Although it’s been banned in France, heli-skiing is still authorised in Italy. The ski schools in Montgenèvre can organise half-day outings with Italian operators for those who want to give this adrenalin-boosting sport a try.
A truly dynamic resort
This high alpine resort would like to join the very closed club of resorts which culminate at 3000 metres via the creation of a new ski area around Mont Chaberton, located on the French-Italian border. 26 million euros are being invested in the project which should be completed in 2012/2013.
Unfortunately, this extension to the ski domain doesn’t appear to meet sustainable development criteria generally approved by public opinion and ratified by official environmental policies and associations. Certainly, the new ski lifts are liable to blemish the site’s natural beauty. We shouldn’t forget that Briançonnais founded its reputation on the outstanding beauty of its landscapes. We might wonder if it wouldn’t be better to improve what’s already there as it could really do with an overhaul at times: infrastructures are still too slow, ski lifts often uncomfortable...
At the same time, Montgenèvre is developing a new district, the Hameau de l’Obélisque, which should boost Montgenèvre’s popularity with the younger generation.
Since the opening of the new Serre Thibaud sector a few years ago on the Chalvet slope, almost 55% of the area now uses snow guns to guarantee good snow coverage. The very high investment (over €21 million in 2007) has enabled it to modernise some of its equipment, and improve the comfort and flow of skiers per hour, significantly reducing the queues of skiers.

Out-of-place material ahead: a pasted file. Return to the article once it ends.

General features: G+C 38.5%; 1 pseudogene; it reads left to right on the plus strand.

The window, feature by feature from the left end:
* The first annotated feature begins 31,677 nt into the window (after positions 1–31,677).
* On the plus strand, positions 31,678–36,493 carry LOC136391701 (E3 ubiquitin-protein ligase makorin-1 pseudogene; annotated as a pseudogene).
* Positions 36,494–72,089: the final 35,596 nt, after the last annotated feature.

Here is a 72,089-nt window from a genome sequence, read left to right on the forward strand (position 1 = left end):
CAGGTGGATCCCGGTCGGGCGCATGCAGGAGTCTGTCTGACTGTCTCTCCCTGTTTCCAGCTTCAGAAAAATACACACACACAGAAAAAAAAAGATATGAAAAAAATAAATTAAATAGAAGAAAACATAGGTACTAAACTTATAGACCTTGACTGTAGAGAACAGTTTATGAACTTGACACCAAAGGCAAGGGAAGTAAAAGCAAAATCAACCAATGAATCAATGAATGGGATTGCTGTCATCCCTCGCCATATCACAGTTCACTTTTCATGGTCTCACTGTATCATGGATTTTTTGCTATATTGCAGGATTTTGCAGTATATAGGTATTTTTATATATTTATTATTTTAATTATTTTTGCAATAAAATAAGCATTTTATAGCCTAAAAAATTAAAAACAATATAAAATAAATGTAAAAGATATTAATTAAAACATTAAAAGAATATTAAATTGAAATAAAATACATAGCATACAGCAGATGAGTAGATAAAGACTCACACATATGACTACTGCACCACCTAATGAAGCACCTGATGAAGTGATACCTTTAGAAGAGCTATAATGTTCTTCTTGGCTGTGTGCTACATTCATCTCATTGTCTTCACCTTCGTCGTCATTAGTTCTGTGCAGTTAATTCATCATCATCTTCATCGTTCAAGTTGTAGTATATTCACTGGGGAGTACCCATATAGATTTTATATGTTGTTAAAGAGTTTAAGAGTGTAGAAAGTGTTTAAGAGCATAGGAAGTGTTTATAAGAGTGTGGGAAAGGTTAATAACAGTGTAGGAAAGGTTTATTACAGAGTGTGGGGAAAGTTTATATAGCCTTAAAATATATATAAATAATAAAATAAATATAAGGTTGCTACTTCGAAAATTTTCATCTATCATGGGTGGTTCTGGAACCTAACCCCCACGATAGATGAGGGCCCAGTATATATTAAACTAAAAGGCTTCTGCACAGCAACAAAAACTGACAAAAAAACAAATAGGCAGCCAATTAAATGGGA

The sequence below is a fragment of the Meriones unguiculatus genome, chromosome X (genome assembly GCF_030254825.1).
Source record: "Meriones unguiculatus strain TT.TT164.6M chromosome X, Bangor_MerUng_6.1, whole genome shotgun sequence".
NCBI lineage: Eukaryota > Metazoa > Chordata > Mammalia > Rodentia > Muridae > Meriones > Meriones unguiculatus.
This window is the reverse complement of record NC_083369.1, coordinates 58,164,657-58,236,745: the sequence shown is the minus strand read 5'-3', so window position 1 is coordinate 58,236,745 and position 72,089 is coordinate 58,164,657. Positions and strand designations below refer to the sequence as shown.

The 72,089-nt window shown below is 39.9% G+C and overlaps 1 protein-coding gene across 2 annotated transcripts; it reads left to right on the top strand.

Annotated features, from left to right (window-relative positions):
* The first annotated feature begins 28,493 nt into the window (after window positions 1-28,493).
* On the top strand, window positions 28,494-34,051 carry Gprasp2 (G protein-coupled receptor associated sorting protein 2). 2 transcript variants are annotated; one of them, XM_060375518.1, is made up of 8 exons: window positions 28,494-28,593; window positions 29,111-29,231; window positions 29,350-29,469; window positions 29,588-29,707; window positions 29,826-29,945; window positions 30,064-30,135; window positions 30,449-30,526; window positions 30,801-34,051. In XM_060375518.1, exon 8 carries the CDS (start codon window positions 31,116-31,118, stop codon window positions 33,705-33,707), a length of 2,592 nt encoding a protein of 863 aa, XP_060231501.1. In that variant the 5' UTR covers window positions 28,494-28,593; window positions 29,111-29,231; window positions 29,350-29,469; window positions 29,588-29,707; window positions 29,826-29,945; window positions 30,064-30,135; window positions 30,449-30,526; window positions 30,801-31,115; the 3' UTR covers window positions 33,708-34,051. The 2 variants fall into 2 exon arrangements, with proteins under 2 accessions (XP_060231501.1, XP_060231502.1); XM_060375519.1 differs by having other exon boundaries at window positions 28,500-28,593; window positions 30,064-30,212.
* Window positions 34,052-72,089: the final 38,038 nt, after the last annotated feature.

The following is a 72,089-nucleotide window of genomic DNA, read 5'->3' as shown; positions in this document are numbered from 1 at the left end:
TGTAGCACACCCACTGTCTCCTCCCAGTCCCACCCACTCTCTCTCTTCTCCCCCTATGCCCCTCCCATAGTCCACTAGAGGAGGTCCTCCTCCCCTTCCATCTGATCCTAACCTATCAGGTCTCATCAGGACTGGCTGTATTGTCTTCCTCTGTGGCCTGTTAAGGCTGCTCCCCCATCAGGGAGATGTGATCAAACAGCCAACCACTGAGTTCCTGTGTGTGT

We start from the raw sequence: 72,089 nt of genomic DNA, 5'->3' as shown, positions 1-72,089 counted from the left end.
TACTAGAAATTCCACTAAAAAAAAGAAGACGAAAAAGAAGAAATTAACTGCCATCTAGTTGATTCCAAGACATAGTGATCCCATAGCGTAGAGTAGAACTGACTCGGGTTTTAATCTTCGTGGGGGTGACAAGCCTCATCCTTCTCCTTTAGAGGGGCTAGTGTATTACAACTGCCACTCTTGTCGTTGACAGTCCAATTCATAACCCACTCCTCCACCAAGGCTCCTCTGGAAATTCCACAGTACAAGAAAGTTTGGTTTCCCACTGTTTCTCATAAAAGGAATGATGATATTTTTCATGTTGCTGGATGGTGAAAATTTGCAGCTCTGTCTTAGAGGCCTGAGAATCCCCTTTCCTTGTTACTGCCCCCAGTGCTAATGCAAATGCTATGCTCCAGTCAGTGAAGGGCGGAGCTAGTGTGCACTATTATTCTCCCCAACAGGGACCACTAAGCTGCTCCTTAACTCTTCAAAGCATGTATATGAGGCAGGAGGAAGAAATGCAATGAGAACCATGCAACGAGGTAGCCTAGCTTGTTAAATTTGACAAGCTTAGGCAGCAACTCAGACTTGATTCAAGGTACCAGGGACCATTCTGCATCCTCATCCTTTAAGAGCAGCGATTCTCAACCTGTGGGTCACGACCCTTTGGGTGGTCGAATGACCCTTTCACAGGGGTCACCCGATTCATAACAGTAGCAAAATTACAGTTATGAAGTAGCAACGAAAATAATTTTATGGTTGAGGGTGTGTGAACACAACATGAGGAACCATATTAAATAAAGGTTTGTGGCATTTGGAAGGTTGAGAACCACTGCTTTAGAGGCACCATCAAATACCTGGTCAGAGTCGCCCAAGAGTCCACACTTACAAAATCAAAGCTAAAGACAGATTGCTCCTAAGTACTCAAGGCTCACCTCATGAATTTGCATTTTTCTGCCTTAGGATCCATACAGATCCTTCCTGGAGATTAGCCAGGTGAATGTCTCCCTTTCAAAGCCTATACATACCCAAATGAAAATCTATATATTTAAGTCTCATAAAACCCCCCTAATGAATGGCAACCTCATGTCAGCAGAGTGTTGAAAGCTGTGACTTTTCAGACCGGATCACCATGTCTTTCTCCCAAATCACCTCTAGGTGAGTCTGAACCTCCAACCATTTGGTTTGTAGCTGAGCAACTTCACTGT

Given its high maintenance costs, the size of the area and the off-piste opportunities, ski pass prices are relatively good value, at the lower end of the scale.
€32.50 for a full day adult ski pass (between 15 and 59 years old). The Montgenèvre Mont de la lune ski pass costs €35.50. The Vialattea ski pass for 400 km of pistes costs €44 (single price).
Some recommendations
If there’s a lot of snow, don’t forget the snow chains! While it usually takes just under 20 minutes from Briançon to the resort, you just need one car in trouble along the way and it’s total chaos as it’s impossible to get past those bits of narrow mountain road with their pretty abrupt hairpin bends. Driving is not really recommended in the particularly narrow streets of Montgenèvre itself: it’s better to walk once you’ve managed to park in one of the many car parks. Anyway, everything in the village is within walking distance.
Eating in Montgenèvre
Avoid the baker’s just at the bottom of the ski slopes and go instead to the snack bars and restaurants in front of the Espace Partenaires. The Petit Creux makes excellent paninis, the Graal does a good meal at €13, served quickly and with a smile. If you want to eat Italian, then your best bet is the Capitaine, run by a true Italian.

An approved child-friendly resort
Montgenèvre has earned the Famille plus montagne certificate, a renowned family-friendly mountain resort seal of approval. Find out more about the special offers available from the Tourist Information Centre.
Montgenèvre in figures
Altitude: 1861 m
82 ski pistes totalling 110 kms: 8 green, 22 blue, 37 red, 15 black
23 km of cross country trails

Tourist information centre +33 492215252
Mechanical ski lifts: +33 492219173
Ecole du ski français (French ski school): ESF - 05100 Montgenèvre +33 492219046
APEAK ski school - Espace partenaires, rue d’Italie, Montgenèvre +33 492244997 has many other articles on top ski resorts: l'Alpe d'Huez, Verbier, Kozuf in Macedonia, la Grave, Ischgl in Austria, Val d'Isère...

Check out the local snow conditions, maps of ski pistes, reviews, prices of passes and holiday rentals in our ski resort guide.
Photos: N.Cuche, E. Beallet